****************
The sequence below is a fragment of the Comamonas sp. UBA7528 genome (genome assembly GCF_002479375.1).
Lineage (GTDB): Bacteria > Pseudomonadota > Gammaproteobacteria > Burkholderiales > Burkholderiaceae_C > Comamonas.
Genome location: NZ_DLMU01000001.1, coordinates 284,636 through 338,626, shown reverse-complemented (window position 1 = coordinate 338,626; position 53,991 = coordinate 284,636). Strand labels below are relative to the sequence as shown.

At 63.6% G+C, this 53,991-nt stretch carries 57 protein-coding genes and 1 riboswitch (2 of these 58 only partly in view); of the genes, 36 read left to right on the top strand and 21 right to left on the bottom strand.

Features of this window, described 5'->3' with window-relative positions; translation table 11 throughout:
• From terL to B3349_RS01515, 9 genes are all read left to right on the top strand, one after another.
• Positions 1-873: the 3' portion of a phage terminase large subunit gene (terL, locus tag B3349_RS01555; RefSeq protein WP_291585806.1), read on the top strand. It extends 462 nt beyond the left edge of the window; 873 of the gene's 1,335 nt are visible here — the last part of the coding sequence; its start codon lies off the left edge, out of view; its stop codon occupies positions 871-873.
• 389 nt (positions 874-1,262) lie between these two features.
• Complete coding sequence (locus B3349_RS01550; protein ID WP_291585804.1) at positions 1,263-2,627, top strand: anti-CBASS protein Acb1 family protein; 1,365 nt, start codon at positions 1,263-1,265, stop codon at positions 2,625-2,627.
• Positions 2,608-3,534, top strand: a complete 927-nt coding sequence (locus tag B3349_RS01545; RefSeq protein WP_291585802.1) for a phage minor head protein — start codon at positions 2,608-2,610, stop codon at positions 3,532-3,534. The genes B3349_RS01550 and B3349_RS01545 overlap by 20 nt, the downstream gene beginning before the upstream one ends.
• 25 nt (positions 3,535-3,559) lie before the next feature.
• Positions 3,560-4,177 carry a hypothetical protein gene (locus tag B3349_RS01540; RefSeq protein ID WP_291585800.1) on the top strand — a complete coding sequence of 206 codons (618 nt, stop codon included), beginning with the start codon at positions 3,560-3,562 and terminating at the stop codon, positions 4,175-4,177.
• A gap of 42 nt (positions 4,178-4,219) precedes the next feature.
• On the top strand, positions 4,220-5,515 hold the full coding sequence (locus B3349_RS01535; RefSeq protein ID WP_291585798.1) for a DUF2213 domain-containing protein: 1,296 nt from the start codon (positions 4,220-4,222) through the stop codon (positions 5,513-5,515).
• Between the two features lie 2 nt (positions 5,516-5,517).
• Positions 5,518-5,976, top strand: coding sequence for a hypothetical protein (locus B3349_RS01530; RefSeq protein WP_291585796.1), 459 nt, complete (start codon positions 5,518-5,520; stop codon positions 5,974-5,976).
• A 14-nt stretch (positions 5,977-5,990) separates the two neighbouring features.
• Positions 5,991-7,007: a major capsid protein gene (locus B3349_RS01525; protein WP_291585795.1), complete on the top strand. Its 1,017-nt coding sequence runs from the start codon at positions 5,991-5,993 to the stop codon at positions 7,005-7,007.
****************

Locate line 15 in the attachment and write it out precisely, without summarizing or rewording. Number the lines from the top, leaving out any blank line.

• Between the two features lie 2 nt (positions 5,516-5,517).